If the requisite accommodations are not reasonable or if no accommodation can be made . . ., then an employer will, of course, not violate § 501 in refusing employment to the applicant. However, although it is the employer who must make a substantial gathering of necessary facts, the determination of whether the employer violated § 501 is to be made by the trial court de novo. Therefore, a good faith or rational belief on behalf of the employer will not be a sufficient defense to an act of discrimination.

 Id. at 1423 (citing Pushkin v. Regents of the Univ., 658 F.2d 1372 (10th Cir. 1981)). Although Mantolete involved a claim under the Rehabilitation Act, not the ADA, we have already noted that the case law developed in connection with the Rehabilitation Act may be used to guide the interpretation of the ADA. See Vande Zande, 44 F.3d at 542.

  After searching federal case law on this subject, we cannot find any cases authorizing Abbott's attempt to apply a subjective good faith standard to the employer's determination of what accommodations are reasonable. Abbott cites Beck v. University of Wis. Bd. of Regents, 75 F.3d 1130 (7th Cir. 1996) to support its argument, but its reliance is misplaced. Beck concerned an employer's effort to ascertain what specific accommodations would be useful for the plaintiff, and focused on the negotiation process described in 29 C.F.R. pt. 1630 app., in which the employee should identify for the employer the requested accommodations, and the employer should respond to those requests. The court's holding in that case concerned the narrow issue of which party should bear legal responsibility when the negotiation process breaks down. See id. at 1134 ("the crux of this dispute is one not clearly answered by the ADA: does the employer or the employee bear ultimate responsibility for determining exactly what accommodations are needed?"). The court's use of "good faith" in Beck related to the employer's duty to maintain communications in order to identify the desired accommodations. By contrast, Abbott's claim here of "good faith" relates to its own assessment of whether it was reasonable to provide three accommodations that had already been identified and specifically requested by Garza. Beck simply did not address "good faith" as it related to an employer's decision about whether to provide a specifically requested accommodation, and it cannot support the construction of "good faith" that Abbott seeks.

   Nor is Pesterfield v. Tennessee Valley Auth., 941 F.2d 437 (6th Cir. 1991), another case cited by Abbott, applicable here. There, the plaintiff's doctor had written the employer a letter stating that "at the present time, [the plaintiff] seems unable to return" to work, and noting that if the plaintiff were subjected to "the slightest hint of rejection or criticism, he becomes extremely anxious and depressed." Id. at 439. The doctor's first recommendation was: "As long as Mr. Pesterfield continues in his present state, retirement may be the best answer." Id. Ten years later, the doctor testified in deposition that he had actually believed that the plaintiff was able to return to work at that time. The trial court found that "the most reasonable interpretation of the letter was that plaintiff was not ready to return to work and that even if TVA was mistaken in its interpretation of the letter, there is no proof that TVA based its decision to terminate plaintiff on any handicap discrimination." Id. at 443.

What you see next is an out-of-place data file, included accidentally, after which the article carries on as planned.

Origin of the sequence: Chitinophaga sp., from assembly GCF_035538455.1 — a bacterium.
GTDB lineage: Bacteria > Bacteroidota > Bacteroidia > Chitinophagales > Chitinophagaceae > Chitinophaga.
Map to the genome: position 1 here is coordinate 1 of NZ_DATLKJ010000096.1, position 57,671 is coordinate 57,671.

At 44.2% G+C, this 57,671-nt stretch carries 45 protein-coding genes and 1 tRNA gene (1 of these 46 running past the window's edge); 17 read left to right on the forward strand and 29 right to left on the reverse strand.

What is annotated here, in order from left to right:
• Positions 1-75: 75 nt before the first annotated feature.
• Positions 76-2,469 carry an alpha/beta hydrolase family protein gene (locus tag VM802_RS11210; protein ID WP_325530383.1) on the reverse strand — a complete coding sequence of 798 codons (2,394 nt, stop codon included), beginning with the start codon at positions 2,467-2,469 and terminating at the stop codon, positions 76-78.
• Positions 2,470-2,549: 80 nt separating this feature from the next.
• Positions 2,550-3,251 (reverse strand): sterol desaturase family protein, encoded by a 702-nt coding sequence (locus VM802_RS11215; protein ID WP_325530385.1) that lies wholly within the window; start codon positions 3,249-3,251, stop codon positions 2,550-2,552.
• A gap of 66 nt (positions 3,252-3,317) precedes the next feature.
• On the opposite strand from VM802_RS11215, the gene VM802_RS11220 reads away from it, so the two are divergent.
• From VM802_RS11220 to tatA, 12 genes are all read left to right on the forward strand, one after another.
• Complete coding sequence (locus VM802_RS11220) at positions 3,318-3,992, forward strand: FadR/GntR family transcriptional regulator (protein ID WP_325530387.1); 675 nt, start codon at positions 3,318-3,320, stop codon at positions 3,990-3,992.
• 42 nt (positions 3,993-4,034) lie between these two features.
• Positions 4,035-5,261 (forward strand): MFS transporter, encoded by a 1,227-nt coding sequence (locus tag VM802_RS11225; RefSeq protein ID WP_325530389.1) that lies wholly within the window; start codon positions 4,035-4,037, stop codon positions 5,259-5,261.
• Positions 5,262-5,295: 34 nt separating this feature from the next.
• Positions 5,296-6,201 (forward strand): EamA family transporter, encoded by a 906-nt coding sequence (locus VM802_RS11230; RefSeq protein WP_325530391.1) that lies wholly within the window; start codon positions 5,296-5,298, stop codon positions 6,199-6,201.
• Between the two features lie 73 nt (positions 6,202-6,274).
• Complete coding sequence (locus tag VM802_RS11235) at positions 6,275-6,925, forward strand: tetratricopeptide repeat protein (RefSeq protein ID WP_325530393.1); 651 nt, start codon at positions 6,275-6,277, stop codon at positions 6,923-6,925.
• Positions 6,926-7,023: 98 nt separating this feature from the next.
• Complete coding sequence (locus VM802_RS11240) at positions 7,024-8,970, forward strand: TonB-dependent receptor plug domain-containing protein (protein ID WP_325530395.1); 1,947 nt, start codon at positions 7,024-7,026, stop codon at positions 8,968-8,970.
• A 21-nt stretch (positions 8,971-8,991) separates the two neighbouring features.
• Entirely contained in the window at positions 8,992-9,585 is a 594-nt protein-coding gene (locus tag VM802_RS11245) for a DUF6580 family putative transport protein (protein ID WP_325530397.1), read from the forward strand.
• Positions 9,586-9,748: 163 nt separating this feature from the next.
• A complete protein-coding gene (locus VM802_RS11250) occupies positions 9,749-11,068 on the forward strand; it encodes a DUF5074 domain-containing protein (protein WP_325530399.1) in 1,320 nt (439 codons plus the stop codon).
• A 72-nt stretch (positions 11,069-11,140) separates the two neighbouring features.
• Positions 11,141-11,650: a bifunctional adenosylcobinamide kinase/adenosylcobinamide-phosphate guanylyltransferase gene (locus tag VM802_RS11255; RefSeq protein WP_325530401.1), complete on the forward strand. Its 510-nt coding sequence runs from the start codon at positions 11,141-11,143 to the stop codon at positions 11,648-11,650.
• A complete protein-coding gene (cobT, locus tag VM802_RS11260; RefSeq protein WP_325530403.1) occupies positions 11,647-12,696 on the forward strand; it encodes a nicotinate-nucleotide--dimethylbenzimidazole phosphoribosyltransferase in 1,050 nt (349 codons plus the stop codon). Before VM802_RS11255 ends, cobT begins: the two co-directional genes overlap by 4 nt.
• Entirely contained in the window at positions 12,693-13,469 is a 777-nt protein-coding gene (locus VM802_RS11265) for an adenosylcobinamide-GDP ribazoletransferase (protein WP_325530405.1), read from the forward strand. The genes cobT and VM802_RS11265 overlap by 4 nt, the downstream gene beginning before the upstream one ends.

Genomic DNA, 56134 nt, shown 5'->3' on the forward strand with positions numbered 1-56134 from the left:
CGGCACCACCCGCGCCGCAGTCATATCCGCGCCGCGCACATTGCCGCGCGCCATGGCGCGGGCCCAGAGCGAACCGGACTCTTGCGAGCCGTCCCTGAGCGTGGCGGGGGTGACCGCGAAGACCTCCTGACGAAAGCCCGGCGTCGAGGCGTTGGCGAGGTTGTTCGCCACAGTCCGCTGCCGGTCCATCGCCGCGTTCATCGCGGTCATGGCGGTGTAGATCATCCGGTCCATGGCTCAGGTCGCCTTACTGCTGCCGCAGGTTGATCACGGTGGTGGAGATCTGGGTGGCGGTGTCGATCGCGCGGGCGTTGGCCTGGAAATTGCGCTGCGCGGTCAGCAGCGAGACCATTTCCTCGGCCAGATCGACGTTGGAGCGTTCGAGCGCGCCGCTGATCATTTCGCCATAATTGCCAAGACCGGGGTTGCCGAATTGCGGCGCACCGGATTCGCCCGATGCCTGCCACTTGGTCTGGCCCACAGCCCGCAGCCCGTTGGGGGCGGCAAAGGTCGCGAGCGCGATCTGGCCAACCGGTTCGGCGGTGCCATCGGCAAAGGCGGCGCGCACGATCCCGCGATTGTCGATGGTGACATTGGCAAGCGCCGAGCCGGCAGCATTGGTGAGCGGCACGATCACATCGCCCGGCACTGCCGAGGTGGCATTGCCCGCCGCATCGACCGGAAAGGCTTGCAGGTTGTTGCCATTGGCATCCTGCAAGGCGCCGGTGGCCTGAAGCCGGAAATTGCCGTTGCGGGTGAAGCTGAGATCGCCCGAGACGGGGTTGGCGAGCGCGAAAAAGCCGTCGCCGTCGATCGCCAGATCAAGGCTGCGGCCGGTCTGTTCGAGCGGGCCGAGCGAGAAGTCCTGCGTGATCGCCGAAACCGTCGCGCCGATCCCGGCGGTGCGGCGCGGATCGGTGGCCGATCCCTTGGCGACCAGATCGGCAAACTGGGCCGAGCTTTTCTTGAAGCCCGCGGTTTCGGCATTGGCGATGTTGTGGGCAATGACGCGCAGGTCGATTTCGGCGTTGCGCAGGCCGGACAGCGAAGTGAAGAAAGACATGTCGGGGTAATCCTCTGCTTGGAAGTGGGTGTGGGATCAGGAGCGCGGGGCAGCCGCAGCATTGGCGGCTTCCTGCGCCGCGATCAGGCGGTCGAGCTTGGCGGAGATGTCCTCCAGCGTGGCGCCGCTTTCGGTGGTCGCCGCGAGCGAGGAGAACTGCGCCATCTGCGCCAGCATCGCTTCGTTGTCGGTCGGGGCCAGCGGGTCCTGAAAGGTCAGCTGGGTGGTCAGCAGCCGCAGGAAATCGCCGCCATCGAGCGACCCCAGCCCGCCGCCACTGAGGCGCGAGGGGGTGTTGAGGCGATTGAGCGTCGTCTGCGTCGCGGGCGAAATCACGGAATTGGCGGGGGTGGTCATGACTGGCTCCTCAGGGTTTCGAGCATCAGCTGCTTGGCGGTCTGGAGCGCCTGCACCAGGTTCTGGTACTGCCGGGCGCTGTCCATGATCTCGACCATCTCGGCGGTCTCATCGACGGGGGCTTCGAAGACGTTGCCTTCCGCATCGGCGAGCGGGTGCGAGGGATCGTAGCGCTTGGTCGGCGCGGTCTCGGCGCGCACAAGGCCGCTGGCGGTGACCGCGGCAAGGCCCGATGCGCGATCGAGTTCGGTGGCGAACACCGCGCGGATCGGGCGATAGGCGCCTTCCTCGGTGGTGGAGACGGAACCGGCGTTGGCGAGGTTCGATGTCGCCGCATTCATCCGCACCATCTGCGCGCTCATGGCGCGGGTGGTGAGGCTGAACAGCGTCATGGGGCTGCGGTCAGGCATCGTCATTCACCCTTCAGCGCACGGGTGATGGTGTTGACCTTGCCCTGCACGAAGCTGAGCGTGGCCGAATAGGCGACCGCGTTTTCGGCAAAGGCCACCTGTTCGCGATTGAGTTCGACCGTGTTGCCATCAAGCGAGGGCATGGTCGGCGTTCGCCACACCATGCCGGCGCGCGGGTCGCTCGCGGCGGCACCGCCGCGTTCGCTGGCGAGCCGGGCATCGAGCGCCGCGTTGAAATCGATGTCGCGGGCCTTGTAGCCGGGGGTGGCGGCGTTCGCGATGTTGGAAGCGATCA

Like Beck, Pesterfield is distinguishable and does not permit us to grant Abbott the good faith safe harbor it seeks as a matter of law. Although the Pesterfield court stated that the employer's good faith was relevant to its liability, the good faith at issue there concerned the employer's understanding of the extent of the plaintiff's disability -- not the reasonableness of its efforts at providing requested accommodations. Moreover, the employer's understanding of the employee's disability was objectively reasonable, based upon the plain language of the doctor's letter. Id. at 442. Pesterfield cannot be read to authorize insulation from liability as a matter of law whenever an employer claims that it acted in good faith. *fn19"

  The evidence produced on the issue of whether providing Garza with a voice activated computer was a reasonable accommodation presents a clear credibility question that must be resolved by a jury. We note that the necessity of considering all the evidence and drawing all the inferences in the light most favorable to Garza in the context of a motion for summary judgment is even more crucial in employment discrimination cases, where intent and credibility are pivotal issues. Schmidt v. Methodist Hosp. of Indiana, Inc., 89 F.3d 342, 344 (7th Cir. 1996). Therefore, the Court denies summary judgment on this issue.

  Transfer to a Different Position within Abbott

  The final accommodation requested by Garza, and the final basis for her claim of disability discrimination, is the request that Abbott re-assign her to another job within Abbott that she could perform either with or without other accommodations. Abbott argues that it cannot be liable for failing to re-assign Garza because there is no evidence that there were any openings for jobs that she could perform, and because Garza failed to fill out an application for the Internal Placement System (IPS) until after she had been terminated.